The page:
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2003 Speeches
Scott Carson

Scott C. Carson


Connexion by Boeing

Senior Vice President

The Boeing Company

"The No. 1 Challenge Facing the Future of Wireless Connectivity (Hint: It's Not Technology)"

International Wireless Symposium 2003

San Diego, Calif.

September 23, 2003

Good morning. It is certainly an honor to be able to speak with you today at the International Wireless Symposium about this revolutionary means of connectivity that is so central to your business and to mine.

I suspect I am speaking before you because my enterprise - Connexion by Boeing - is in the business of creating broadband wireless hotspots that can fly across oceans and continents. That's not an easy task, but this year we demonstrated that very capability and other potential benefits of in-flight broadband connectivity, letting passengers on international flights across the Atlantic try out the service for three months, so that we could get real-life customer input about its usability, utility and value. Lufthansa German Airlines and British Airways were great partners in the service demonstrations, each of them dedicating a Boeing 747 full-time, conducting passenger tests twice a day.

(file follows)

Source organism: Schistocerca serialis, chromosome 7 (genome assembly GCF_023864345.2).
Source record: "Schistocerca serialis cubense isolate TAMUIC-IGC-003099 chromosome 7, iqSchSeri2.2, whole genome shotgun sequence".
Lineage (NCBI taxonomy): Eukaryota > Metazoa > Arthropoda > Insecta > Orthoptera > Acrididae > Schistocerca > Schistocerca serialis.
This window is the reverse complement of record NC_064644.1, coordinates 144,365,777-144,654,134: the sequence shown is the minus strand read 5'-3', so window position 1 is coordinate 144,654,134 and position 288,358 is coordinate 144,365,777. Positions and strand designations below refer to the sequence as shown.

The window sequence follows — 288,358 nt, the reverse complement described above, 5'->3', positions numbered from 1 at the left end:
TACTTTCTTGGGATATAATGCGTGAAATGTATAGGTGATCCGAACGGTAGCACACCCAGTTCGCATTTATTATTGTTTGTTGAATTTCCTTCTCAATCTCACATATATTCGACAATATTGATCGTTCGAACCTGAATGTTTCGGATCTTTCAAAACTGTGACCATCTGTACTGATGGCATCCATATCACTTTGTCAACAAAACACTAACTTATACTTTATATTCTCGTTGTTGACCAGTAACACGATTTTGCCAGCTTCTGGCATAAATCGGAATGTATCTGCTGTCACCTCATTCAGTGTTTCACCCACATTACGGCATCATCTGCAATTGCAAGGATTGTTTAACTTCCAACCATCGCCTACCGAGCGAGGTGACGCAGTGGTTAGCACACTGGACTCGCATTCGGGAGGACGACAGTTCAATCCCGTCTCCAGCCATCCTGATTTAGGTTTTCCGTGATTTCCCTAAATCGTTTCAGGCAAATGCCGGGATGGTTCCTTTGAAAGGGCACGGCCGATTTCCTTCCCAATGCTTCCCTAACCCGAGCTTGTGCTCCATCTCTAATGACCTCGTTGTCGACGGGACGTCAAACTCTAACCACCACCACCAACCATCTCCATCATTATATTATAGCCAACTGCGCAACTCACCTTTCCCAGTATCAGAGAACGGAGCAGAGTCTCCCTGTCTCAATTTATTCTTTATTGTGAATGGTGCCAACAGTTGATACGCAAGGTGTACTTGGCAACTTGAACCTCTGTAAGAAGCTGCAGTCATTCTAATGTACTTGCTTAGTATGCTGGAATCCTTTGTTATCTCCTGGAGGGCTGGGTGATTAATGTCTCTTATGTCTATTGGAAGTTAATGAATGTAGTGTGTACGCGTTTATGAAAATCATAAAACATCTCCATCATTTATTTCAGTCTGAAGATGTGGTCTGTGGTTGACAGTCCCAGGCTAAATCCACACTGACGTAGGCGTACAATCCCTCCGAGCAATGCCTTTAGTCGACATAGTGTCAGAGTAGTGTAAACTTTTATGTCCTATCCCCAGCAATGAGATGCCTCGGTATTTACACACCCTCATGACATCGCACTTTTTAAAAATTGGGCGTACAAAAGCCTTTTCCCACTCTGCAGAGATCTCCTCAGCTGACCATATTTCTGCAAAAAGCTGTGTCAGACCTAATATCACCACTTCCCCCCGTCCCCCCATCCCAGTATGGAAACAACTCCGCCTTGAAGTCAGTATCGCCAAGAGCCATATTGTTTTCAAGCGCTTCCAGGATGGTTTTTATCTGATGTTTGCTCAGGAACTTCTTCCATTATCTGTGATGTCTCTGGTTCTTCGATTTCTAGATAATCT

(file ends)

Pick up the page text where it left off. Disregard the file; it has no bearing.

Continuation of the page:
Because of the success of those demonstrations, we will launch our commercial service with Lufthansa on March 17, and they will soon by joined by SAS and others.

From that day forward, passengers will have real-time access to broadband Internet and data services in flight?and the era in which elevation always meant forced isolation will come to a close.

Just as the Internet changed everything, wireless connectivity is changing everything as well.